Yesterday I was trying to get organized with my blogs and writing because I was headed out of town.
With the drop of one little click I pushed the wrong button and ended up publishing a post that wasn’t anywhere near ready.
Omg. It was messy. There were no graphics. It wasn’t edited properly.
I scrambled to find the “unpublish” button and finally was able to bring the whole thing back into draft. Now that being said, I’m sure those who subscribe via email got the mess in their inbox.
😧 My apologies!
In the meantime, my error made me think of those who pull the trigger too quickly on publishing a manuscript.
We’ve all seen the indy books that lack editing, formatting, or proofreading.
It makes me sad really because I’m sure the author published their book with the greatest of expectation and excitement. Some of the books I’ve been able to finish are well thought out and have some really strong elements, but the typos and lack of editing can make them very difficult to read.
For a Manuscript You Will Need Help Putting It Together.
After you do a rewrite of your first draft, send it to beta readers along with specific questions you want answered about the plot, the character, timeline, and the book as a whole.
You don’t want to jump all the way to publishing and have huge plot holes.
Here’s an example: you may have it set in 2020 and yet you still have students passing notes (that’s an older person’s memory and not reality for kids in 2020); or you mention seeing the Empire State Building but the narrative has the character in Boston at the time; another may be missing facts and scenes that don’t fit the story line.
Have you ever read a book and thought–wait, how did the character get to this place? or something is missing or wrong because it doesn’t make any sense?
You don’t want that for your book.
Let’s face it, one of the most frustrating things for a reader is to have to go back and reread or hunt through the narrative looking for something they missed (or didn’t miss because it’s not there).
So get the beta readers.
You’ll want a few people so you can have different points of view.
Ask specific questions HERE are some ideas.
Then compile the info and make your decisions on what to change or keep in the next rewrite.
What Does it Mean to Edit?
Here’s the thing. We all know how expensive it is for a professional edit, but that is still no excuse for throwing your book baby to the masses without proper preparation.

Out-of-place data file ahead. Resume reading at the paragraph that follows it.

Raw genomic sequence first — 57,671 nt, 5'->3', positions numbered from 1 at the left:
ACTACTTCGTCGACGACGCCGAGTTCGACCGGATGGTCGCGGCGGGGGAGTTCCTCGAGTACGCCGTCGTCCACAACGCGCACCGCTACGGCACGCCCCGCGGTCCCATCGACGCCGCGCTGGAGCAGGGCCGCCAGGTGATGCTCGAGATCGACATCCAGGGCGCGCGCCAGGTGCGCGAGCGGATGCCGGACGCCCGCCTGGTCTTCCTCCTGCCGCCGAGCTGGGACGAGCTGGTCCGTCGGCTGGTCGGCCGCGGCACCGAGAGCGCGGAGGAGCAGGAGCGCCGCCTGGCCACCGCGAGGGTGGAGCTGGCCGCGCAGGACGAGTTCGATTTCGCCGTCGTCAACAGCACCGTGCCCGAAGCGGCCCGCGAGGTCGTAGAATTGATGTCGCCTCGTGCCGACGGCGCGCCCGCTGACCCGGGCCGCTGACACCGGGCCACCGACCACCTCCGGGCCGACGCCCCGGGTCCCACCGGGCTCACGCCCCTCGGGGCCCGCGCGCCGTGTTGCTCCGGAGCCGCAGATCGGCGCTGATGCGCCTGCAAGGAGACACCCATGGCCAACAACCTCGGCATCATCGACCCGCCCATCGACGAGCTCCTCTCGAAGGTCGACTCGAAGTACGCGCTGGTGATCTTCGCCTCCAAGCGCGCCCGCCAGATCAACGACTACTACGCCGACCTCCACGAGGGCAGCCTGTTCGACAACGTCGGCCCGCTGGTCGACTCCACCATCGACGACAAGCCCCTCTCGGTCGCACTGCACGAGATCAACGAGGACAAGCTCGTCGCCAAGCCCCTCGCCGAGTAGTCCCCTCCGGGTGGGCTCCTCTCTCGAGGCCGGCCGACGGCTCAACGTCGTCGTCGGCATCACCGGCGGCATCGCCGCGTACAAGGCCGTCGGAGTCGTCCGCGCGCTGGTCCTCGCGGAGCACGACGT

There are four steps to doing your own editing. You can read them HERE.
Here’s the gist:
1. set your completed manuscript aside for a couple of months and then read it without doing any edits.
2. print off your entire manuscript and start the mark-up on paper
3. go in make the changes
4. read your entire manuscript out loud.
There are specific directions at the link so make sure you check it out.
More on Editing
Okay So You’ve Edited–Now What?
If you’ve got your manuscript as clean as you can do, now have another set of eyes look at it.
Ask them to look for, and note, any inconsistencies (ie: character has blue eyes on page 10 and on page 143 his eyes are now brown…oops), spelling errors etc.
This makes for a much more professional product.
Do Your Research on Formatting
Another thing that ends up being forgotten in the frenzy of a fast publish is the formatting of the manuscript.
Have you read a print book that has page breaks all over the place? or the chapters aren’t flush to the left margin?
This may seem like gibberish or perfectionist to some, but it’s about being professional and presenting a superior product–especially when you’re asking people to pay for it.
There are industry standards and even if you’re going to self pub you should try to clean up your manuscript as much as possible.
Do your homework, but here are a few things you can do:
- 12 font Times New Roman
- double space
- only one space after period
- do not use tab or space bar to indent. Set margins
- margins should be left justified.
Go do your homework.
Take a Deep Breath Before Pushing the Button
Believe me when I say, not everyone can write a book.
Many say they’re going to, or want to, but it’s a huge undertaking and if you achieved that, be proud.
You’ve worked hard and your book deserves the best future. By stepping back and taking your time, you can put out your best product for where you are in that moment.
Once you’ve made the decision to go forward then take that deep breath. Know you’ve done all you can, and go for it.
What About Marketing and Sales?
This is another huge topic that we need to discuss. The thing is, you need to find your audience for your book and start engaging with them sooner, rather than later.
Marketing, building your community, and branding your product and self, need to happen at the beginning. If you hit the publish button before any of this however, don’t panic, you just need to start hustling.
We’ll talk about all of these things in the coming weeks.
So, What is Your Story? Did you Publish Too Quickly?
I’d love to hear your story. Did you take the time to edit? format? market? prior to hitting the publish button?
Did you “unpublish”?
Tell me your story.
Thanks for stopping by and reading this post. It really is appreciated.
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Graphics Source: Unsplash.
First photo: Green Chameleon
Edit photo: hannah grace
Passion photo: Ian Schneider
2 thoughts on “Five Things to do Before You Hit the Publish Button.”
Excellent advice as always – I like your examples about missing obvious things from a particular time period.
Thank you so much for the kind words. Yes. Sometimes we forget what decade we’re in. It’s really important to have these things caught. The tech changes came fast and furious. 😊